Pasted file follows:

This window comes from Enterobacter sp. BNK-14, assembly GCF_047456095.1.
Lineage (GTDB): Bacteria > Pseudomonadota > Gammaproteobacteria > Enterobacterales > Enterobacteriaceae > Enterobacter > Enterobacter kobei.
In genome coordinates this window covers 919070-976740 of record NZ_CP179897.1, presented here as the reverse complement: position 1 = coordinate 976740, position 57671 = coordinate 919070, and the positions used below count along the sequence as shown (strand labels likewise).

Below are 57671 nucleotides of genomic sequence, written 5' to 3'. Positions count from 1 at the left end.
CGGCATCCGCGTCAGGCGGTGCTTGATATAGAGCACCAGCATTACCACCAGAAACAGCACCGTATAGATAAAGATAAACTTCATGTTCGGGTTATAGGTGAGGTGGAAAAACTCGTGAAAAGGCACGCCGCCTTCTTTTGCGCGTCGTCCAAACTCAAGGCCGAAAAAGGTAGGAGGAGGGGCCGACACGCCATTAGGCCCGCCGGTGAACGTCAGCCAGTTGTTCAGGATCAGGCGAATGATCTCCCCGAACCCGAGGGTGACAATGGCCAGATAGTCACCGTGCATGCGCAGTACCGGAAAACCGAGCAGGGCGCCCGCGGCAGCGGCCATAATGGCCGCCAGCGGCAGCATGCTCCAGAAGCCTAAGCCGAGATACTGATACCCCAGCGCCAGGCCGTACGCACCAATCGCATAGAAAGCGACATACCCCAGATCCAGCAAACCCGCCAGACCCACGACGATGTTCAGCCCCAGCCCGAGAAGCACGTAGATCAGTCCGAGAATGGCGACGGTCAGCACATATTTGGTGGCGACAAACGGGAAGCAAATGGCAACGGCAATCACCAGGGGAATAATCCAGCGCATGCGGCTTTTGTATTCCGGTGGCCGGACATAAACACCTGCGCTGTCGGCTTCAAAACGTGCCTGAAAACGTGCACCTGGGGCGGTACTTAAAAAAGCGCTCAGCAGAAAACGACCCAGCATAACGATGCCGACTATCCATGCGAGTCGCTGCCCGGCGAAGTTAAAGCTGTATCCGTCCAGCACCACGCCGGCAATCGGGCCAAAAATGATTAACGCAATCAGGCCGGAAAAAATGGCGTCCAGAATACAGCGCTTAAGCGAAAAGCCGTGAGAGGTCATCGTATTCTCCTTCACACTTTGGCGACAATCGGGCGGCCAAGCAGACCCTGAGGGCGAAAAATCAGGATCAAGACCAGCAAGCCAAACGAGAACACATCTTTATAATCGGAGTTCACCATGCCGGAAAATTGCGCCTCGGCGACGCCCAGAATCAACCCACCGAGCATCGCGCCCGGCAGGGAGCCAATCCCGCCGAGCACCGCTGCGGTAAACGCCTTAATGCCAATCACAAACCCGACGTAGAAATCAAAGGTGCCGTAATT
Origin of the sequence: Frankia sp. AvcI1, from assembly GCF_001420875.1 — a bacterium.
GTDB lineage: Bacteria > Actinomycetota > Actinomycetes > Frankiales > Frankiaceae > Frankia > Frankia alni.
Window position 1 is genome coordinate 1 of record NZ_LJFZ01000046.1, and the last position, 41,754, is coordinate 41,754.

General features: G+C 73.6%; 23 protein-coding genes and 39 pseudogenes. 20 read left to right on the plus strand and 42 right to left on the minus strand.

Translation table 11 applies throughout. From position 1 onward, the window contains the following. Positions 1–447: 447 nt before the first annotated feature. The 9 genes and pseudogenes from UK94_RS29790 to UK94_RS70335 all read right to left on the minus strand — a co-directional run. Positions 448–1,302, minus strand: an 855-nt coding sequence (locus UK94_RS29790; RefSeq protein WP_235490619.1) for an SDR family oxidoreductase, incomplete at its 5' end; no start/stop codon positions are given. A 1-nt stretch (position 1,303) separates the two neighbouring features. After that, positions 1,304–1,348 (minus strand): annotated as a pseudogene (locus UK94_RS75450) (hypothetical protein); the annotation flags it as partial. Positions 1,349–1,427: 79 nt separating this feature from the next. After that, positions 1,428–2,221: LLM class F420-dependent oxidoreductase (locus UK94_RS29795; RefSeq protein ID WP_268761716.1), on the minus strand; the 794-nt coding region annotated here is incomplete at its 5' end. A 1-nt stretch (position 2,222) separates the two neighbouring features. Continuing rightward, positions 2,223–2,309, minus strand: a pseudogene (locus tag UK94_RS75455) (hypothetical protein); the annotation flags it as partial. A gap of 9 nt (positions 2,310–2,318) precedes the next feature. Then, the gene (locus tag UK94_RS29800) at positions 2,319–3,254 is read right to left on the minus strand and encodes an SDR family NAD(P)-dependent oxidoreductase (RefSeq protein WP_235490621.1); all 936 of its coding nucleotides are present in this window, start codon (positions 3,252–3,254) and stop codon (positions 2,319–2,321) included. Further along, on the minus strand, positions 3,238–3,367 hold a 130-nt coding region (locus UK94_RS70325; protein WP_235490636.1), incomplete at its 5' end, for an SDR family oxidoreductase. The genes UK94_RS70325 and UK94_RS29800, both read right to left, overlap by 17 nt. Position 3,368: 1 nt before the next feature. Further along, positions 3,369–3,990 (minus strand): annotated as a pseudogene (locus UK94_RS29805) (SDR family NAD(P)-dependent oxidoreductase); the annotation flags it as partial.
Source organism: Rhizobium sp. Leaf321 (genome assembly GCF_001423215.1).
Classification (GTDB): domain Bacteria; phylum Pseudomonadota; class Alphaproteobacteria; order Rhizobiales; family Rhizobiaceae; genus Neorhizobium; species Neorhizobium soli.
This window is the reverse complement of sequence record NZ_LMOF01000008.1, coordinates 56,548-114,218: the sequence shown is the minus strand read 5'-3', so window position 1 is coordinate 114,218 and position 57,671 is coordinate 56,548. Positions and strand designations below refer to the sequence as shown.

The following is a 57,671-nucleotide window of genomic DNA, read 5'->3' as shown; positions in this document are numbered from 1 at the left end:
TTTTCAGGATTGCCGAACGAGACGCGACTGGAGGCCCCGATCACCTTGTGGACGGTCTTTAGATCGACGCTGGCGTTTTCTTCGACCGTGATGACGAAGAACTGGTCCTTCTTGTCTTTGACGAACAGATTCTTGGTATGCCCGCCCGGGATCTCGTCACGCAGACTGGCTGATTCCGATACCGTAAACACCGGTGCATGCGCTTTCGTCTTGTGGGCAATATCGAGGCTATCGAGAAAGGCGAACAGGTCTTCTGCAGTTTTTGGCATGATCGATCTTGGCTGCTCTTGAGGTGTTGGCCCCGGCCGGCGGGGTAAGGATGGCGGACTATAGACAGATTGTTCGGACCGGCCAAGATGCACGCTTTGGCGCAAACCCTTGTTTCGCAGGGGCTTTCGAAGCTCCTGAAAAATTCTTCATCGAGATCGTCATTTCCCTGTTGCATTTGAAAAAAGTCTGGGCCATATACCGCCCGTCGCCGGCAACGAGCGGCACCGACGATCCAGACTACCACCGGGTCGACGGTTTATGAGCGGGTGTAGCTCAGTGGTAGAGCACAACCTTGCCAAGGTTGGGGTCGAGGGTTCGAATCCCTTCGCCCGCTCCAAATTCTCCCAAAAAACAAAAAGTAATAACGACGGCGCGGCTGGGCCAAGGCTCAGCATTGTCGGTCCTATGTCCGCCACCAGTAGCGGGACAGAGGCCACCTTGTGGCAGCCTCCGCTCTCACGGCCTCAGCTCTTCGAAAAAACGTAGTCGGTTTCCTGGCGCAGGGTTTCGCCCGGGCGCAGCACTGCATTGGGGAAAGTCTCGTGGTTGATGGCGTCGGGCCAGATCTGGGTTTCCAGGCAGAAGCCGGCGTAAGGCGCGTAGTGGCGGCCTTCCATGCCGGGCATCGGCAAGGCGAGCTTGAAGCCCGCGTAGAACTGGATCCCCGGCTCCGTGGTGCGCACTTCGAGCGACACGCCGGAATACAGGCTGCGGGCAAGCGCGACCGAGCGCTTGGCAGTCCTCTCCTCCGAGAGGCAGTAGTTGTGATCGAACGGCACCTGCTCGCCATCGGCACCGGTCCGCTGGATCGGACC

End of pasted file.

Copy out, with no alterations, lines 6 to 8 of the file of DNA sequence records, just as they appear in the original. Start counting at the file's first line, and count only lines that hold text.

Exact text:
Origin of the sequence: Frankia sp. AvcI1, from assembly GCF_001420875.1 — a bacterium.
GTDB lineage: Bacteria > Actinomycetota > Actinomycetes > Frankiales > Frankiaceae > Frankia > Frankia alni.
Window position 1 is genome coordinate 1 of record NZ_LJFZ01000046.1, and the last position, 41,754, is coordinate 41,754.